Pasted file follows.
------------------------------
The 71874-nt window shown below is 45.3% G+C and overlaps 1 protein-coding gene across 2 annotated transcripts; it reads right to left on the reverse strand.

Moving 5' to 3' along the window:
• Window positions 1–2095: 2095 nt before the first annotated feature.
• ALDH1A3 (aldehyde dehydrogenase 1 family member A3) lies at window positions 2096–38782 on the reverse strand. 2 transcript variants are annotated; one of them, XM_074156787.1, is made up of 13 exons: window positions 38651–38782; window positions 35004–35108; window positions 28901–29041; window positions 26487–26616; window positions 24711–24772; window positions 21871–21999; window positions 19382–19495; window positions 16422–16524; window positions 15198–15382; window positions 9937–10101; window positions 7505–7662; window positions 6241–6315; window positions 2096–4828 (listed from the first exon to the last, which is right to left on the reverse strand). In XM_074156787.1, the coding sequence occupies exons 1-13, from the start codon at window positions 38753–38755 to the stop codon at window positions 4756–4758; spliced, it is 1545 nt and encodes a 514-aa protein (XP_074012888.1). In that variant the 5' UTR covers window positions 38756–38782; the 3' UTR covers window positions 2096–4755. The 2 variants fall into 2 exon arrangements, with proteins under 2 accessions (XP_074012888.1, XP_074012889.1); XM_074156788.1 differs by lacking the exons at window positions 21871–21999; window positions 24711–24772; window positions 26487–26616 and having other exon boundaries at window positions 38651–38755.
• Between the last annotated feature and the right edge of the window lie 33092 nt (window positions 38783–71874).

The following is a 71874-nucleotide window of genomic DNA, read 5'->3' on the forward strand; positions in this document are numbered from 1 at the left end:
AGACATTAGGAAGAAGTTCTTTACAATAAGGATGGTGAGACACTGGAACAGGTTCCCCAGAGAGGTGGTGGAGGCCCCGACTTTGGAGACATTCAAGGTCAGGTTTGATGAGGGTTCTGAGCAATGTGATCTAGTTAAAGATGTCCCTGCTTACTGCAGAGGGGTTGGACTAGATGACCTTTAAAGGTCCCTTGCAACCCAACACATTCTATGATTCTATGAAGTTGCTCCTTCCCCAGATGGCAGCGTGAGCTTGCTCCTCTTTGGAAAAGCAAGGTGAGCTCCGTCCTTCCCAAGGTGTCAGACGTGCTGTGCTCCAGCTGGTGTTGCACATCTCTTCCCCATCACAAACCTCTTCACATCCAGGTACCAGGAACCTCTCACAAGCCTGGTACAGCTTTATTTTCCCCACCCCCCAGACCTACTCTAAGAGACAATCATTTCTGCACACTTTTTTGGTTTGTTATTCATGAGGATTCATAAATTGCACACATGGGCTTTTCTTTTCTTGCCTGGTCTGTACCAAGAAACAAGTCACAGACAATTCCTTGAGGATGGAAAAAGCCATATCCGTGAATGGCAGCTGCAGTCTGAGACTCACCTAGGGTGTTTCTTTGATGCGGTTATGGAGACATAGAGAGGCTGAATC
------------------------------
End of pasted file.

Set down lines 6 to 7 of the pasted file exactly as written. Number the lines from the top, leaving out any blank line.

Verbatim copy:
The following is a 71874-nucleotide window of genomic DNA, read 5'->3' on the forward strand; positions in this document are numbered from 1 at the left end:
AGACATTAGGAAGAAGTTCTTTACAATAAGGATGGTGAGACACTGGAACAGGTTCCCCAGAGAGGTGGTGGAGGCCCCGACTTTGGAGACATTCAAGGTCAGGTTTGATGAGGGTTCTGAGCAATGTGATCTAGTTAAAGATGTCCCTGCTTACTGCAGAGGGGTTGGACTAGATGACCTTTAAAGGTCCCTTGCAACCCAACACATTCTATGATTCTATGAAGTTGCTCCTTCCCCAGATGGCAGCGTGAGCTTGCTCCTCTTTGGAAAAGCAAGGTGAGCTCCGTCCTTCCCAAGGTGTCAGACGTGCTGTGCTCCAGCTGGTGTTGCACATCTCTTCCCCATCACAAACCTCTTCACATCCAGGTACCAGGAACCTCTCACAAGCCTGGTACAGCTTTATTTTCCCCACCCCCCAGACCTACTCTAAGAGACAATCATTTCTGCACACTTTTTTGGTTTGTTATTCATGAGGATTCATAAATTGCACACATGGGCTTTTCTTTTCTTGCCTGGTCTGTACCAAGAAACAAGTCACAGACAATTCCTTGAGGATGGAAAAAGCCATATCCGTGAATGGCAGCTGCAGTCTGAGACTCACCTAGGGTGTTTCTTTGATGCGGTTATGGAGACATAGAGAGGCTGAATC